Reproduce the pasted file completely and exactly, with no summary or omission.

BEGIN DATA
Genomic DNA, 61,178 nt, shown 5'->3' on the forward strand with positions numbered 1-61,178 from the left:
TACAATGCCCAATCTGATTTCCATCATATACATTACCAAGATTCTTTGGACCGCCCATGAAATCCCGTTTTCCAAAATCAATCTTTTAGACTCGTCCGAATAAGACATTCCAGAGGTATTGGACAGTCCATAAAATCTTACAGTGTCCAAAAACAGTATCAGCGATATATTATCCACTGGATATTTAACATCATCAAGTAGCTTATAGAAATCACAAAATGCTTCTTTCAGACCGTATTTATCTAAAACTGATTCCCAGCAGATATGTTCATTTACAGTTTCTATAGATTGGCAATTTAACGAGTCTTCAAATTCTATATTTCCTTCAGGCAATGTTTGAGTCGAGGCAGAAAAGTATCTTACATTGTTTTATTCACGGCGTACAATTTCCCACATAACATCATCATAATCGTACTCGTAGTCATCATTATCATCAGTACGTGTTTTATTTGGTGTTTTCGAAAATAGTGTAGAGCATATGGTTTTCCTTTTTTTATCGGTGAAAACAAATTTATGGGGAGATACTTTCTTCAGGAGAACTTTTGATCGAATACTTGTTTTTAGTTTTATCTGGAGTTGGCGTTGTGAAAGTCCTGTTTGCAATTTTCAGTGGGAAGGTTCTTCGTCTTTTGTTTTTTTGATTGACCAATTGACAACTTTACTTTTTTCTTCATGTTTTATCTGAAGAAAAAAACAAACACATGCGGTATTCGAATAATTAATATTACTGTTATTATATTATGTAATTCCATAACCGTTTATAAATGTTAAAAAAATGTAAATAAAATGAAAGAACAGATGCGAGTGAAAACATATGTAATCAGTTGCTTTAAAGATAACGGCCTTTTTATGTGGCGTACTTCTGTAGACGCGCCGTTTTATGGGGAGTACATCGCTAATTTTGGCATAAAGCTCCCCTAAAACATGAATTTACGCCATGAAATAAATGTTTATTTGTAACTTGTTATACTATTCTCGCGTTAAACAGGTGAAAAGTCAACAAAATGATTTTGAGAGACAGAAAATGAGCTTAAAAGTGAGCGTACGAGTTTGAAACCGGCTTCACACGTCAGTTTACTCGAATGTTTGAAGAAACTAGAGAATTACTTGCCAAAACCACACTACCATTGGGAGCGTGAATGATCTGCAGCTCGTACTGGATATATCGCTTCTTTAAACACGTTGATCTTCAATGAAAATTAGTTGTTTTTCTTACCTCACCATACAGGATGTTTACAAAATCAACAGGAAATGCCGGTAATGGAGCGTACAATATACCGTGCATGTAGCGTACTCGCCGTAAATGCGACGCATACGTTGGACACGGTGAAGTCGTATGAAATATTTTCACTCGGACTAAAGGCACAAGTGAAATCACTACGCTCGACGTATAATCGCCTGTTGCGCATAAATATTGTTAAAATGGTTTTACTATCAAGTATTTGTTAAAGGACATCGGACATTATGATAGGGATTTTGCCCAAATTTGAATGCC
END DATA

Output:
Genomic DNA, 61,178 nt, shown 5'->3' on the forward strand with positions numbered 1-61,178 from the left:
TACAATGCCCAATCTGATTTCCATCATATACATTACCAAGATTCTTTGGACCGCCCATGAAATCCCGTTTTCCAAAATCAATCTTTTAGACTCGTCCGAATAAGACATTCCAGAGGTATTGGACAGTCCATAAAATCTTACAGTGTCCAAAAACAGTATCAGCGATATATTATCCACTGGATATTTAACATCATCAAGTAGCTTATAGAAATCACAAAATGCTTCTTTCAGACCGTATTTATCTAAAACTGATTCCCAGCAGATATGTTCATTTACAGTTTCTATAGATTGGCAATTTAACGAGTCTTCAAATTCTATATTTCCTTCAGGCAATGTTTGAGTCGAGGCAGAAAAGTATCTTACATTGTTTTATTCACGGCGTACAATTTCCCACATAACATCATCATAATCGTACTCGTAGTCATCATTATCATCAGTACGTGTTTTATTTGGTGTTTTCGAAAATAGTGTAGAGCATATGGTTTTCCTTTTTTTATCGGTGAAAACAAATTTATGGGGAGATACTTTCTTCAGGAGAACTTTTGATCGAATACTTGTTTTTAGTTTTATCTGGAGTTGGCGTTGTGAAAGTCCTGTTTGCAATTTTCAGTGGGAAGGTTCTTCGTCTTTTGTTTTTTTGATTGACCAATTGACAACTTTACTTTTTTCTTCATGTTTTATCTGAAGAAAAAAACAAACACATGCGGTATTCGAATAATTAATATTACTGTTATTATATTATGTAATTCCATAACCGTTTATAAATGTTAAAAAAATGTAAATAAAATGAAAGAACAGATGCGAGTGAAAACATATGTAATCAGTTGCTTTAAAGATAACGGCCTTTTTATGTGGCGTACTTCTGTAGACGCGCCGTTTTATGGGGAGTACATCGCTAATTTTGGCATAAAGCTCCCCTAAAACATGAATTTACGCCATGAAATAAATGTTTATTTGTAACTTGTTATACTATTCTCGCGTTAAACAGGTGAAAAGTCAACAAAATGATTTTGAGAGACAGAAAATGAGCTTAAAAGTGAGCGTACGAGTTTGAAACCGGCTTCACACGTCAGTTTACTCGAATGTTTGAAGAAACTAGAGAATTACTTGCCAAAACCACACTACCATTGGGAGCGTGAATGATCTGCAGCTCGTACTGGATATATCGCTTCTTTAAACACGTTGATCTTCAATGAAAATTAGTTGTTTTTCTTACCTCACCATACAGGATGTTTACAAAATCAACAGGAAATGCCGGTAATGGAGCGTACAATATACCGTGCATGTAGCGTACTCGCCGTAAATGCGACGCATACGTTGGACACGGTGAAGTCGTATGAAATATTTTCACTCGGACTAAAGGCACAAGTGAAATCACTACGCTCGACGTATAATCGCCTGTTGCGCATAAATATTGTTAAAATGGTTTTACTATCAAGTATTTGTTAAAGGACATCGGACATTATGATAGGGATTTTGCCCAAATTTGAATGCC